1986), whereas recovery from the effects of a catchment-wide fire or a massive dam failure takes tens to hundreds of years (Minshall et al., 1983, 1989; Richards and Minshall, 1992). The demise of salmonid populations in the Pacific Northwest, referred to earlier, is symptomatic of a region- or basinwide loss of ecological integrity within the present century.
Variations in activity, condition, distribution, and abundance (hence, recruitment and/or mortality) of aquatic organisms across seasons are common. This is to be expected in strongly seasonal (temperate) environments, but such variations are found even in the tropics (Covich, 1988). Temporal variation in biotic responses should be accounted for in biological assessments of environmental conditions or determinations of change, but frequently it is not. Consideration of seasonal differences is especially important when comparing data from different locations or for the same area over time. For assessment of long-term trends, samples must be collected at the same general time within a season. However, in comparative studies among sites or years, sampling times should be determined on the basis of cumulative temperatures (e.g., number of degree-days) rather than specific calendar date. Temperature often is the primary factor responsible for seasonal variations in the temperate parts of the world. Even when light is the primary factor responsible, temperature is a reasonable surrogate because both are strongly influenced by the amount of solar radiation reaching the surface of a water body. This implies the need for continuous long-term records of temperature from the waters in question and/or the development of reliable regressions between air temperature or solar radiation and water temperature for specific localities and habitats of interest.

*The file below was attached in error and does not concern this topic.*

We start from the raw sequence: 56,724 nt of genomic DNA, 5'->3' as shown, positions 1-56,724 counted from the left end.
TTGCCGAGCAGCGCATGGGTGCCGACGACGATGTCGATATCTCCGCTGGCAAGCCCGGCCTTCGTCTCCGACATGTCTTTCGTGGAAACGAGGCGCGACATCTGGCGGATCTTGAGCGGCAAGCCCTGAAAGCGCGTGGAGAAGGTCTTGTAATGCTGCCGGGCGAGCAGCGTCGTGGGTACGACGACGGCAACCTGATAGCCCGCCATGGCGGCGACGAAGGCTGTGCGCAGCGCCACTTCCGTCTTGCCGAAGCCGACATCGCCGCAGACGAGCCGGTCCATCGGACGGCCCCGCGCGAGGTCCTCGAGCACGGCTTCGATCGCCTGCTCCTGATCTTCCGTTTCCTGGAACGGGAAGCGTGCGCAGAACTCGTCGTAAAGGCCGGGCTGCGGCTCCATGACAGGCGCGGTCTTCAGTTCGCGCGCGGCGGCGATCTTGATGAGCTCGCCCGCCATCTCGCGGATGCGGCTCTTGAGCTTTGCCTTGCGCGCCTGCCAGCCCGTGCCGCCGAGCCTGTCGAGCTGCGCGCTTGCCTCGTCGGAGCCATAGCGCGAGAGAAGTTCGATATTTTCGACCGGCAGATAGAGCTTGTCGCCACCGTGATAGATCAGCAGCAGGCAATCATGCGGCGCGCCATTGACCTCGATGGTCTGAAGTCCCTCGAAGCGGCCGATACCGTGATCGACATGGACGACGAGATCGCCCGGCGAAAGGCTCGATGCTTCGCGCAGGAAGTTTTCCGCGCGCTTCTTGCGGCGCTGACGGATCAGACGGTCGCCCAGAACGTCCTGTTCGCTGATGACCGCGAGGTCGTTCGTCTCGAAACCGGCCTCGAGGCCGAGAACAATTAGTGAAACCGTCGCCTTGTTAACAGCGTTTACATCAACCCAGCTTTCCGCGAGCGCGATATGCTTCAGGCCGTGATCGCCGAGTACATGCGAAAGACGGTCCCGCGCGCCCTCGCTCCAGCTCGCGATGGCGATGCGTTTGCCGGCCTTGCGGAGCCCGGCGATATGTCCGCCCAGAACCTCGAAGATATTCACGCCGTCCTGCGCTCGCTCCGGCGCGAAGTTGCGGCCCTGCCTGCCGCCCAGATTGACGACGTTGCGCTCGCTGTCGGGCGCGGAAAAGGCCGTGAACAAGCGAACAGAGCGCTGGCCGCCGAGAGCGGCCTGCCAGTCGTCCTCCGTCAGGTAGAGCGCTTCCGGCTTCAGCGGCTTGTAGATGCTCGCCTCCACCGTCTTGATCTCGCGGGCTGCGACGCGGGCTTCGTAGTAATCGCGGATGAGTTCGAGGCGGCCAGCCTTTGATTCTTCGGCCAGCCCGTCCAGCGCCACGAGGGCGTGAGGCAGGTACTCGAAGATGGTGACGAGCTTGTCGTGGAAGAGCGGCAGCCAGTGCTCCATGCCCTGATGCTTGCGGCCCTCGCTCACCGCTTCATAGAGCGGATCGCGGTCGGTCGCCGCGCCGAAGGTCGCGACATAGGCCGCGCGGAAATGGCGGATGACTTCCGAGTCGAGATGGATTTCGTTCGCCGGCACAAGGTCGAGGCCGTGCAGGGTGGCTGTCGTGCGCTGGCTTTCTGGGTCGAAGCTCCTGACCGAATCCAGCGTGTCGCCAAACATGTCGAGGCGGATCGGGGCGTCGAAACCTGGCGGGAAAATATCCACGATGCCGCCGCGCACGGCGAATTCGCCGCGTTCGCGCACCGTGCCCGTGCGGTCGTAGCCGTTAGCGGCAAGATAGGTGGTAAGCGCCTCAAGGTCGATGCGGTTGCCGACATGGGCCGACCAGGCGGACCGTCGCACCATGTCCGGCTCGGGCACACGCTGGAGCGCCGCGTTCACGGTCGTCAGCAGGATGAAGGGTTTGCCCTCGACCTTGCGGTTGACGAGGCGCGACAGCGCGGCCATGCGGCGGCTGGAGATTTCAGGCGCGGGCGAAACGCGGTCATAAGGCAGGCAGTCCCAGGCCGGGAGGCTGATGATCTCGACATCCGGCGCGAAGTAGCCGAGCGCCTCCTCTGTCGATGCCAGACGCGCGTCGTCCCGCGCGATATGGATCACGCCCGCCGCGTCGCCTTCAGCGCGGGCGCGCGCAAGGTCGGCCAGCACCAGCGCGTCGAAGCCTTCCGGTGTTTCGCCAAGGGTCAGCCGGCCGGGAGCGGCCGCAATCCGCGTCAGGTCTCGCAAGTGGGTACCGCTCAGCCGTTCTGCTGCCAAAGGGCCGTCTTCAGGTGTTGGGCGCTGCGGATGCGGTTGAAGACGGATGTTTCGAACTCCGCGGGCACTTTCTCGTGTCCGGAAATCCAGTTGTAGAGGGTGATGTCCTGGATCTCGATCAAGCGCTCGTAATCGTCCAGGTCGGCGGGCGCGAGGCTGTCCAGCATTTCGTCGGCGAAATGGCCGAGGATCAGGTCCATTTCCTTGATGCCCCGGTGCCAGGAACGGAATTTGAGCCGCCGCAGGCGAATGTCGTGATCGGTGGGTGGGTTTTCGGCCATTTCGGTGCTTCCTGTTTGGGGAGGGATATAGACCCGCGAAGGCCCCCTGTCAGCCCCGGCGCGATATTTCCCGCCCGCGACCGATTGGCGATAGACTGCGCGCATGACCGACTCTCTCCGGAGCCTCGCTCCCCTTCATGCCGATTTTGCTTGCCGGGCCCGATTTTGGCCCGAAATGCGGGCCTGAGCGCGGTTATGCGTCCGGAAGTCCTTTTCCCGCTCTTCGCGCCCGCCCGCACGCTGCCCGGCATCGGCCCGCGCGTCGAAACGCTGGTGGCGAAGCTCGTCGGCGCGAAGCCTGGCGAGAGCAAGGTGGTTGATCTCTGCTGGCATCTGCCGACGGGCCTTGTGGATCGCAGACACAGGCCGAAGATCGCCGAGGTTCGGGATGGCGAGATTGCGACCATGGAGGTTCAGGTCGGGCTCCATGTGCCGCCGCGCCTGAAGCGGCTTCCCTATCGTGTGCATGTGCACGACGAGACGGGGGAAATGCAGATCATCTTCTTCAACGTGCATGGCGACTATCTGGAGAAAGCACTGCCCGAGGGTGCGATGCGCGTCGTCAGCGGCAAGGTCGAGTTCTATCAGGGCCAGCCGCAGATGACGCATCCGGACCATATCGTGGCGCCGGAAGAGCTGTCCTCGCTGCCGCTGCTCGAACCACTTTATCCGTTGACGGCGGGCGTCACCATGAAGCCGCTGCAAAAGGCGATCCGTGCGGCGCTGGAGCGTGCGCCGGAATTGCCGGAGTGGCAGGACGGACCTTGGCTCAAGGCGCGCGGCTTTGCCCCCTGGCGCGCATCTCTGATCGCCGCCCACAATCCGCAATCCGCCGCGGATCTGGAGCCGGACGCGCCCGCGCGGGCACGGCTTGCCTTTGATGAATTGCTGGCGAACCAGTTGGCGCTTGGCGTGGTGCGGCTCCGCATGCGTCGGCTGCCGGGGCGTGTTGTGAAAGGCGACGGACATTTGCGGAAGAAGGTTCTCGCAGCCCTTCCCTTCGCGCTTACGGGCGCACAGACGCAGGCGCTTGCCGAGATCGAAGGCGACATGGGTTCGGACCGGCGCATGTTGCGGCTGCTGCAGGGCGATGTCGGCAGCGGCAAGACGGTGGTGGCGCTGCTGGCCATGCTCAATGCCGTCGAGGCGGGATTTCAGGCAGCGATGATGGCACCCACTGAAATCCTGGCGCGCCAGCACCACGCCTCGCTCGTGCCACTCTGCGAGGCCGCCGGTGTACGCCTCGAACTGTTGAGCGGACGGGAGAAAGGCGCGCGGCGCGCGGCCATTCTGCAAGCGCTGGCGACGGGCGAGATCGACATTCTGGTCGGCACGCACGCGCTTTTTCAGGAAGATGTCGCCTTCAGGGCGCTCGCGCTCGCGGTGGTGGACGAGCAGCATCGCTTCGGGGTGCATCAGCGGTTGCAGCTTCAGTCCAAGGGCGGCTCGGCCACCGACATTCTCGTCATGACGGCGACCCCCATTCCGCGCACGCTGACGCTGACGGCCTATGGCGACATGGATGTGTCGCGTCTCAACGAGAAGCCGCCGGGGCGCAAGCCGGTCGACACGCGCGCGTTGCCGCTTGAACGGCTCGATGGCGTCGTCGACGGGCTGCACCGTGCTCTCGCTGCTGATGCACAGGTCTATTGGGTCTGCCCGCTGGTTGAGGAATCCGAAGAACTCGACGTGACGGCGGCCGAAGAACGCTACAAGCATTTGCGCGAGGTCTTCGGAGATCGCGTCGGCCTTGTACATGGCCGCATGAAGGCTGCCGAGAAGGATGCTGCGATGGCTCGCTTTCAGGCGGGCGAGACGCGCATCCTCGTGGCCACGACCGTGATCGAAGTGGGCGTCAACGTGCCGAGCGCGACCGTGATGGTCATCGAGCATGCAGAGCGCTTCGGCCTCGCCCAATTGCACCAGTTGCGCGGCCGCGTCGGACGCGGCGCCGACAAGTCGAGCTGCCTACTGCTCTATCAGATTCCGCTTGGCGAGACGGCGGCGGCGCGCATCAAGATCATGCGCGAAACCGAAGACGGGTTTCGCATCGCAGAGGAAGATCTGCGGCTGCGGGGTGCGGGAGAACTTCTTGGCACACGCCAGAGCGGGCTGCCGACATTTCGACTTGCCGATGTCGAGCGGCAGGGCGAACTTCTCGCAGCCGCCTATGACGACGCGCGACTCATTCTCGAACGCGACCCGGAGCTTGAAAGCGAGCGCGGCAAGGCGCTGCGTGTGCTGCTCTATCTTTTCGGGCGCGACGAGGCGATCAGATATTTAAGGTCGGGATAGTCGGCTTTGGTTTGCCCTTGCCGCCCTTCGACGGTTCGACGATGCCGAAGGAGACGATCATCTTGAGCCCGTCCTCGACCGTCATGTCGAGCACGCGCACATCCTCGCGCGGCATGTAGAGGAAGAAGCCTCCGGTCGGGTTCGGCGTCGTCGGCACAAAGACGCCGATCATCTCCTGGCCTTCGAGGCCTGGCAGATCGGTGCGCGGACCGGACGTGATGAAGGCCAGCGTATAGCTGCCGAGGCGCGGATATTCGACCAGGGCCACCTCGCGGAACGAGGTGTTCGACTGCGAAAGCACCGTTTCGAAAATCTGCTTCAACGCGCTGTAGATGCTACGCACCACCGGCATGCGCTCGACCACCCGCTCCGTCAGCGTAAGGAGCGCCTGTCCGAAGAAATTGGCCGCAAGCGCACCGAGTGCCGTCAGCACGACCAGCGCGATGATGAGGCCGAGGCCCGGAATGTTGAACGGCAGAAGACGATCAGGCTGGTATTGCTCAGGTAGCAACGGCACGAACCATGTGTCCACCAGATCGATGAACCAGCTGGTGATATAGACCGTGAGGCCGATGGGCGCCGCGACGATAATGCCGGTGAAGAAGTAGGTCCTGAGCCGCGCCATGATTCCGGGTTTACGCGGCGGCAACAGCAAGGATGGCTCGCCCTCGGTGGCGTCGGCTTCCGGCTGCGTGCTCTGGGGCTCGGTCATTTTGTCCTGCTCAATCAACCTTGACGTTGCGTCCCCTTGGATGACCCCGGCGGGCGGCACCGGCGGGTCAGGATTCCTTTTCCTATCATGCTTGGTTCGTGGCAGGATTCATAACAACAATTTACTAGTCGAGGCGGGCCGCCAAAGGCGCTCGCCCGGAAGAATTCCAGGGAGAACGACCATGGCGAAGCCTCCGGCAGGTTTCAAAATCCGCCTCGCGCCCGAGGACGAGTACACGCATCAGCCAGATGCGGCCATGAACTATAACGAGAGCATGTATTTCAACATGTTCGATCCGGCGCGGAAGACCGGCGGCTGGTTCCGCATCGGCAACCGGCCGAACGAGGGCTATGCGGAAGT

Recently, there has been a paradigm shift from a belief in the dominance of equilibrium processes in ecology to one that emphasizes the importance of nonequilibrium processes (e.g., Harris, 1986; Botkin, 1990; Reice, 1994). Previously, the dynamics within ecological levels of organization, from populations through ecosystems, were viewed as being controlled primarily by processes that were density dependent and tended toward equilibrium conditions. The present view, whose implications have yet to be fully appreciated by most ecologists and resource managers, is that these same dynamics are controlled largely by processes that are density independent and of a nonequilibrium type. Consequently, they are believed to be heavily dependent on random (stochastic) forces and hence to be disturbance driven and variable rather than constant. Though reality probably lies somewhere between these two extremes, the latter currently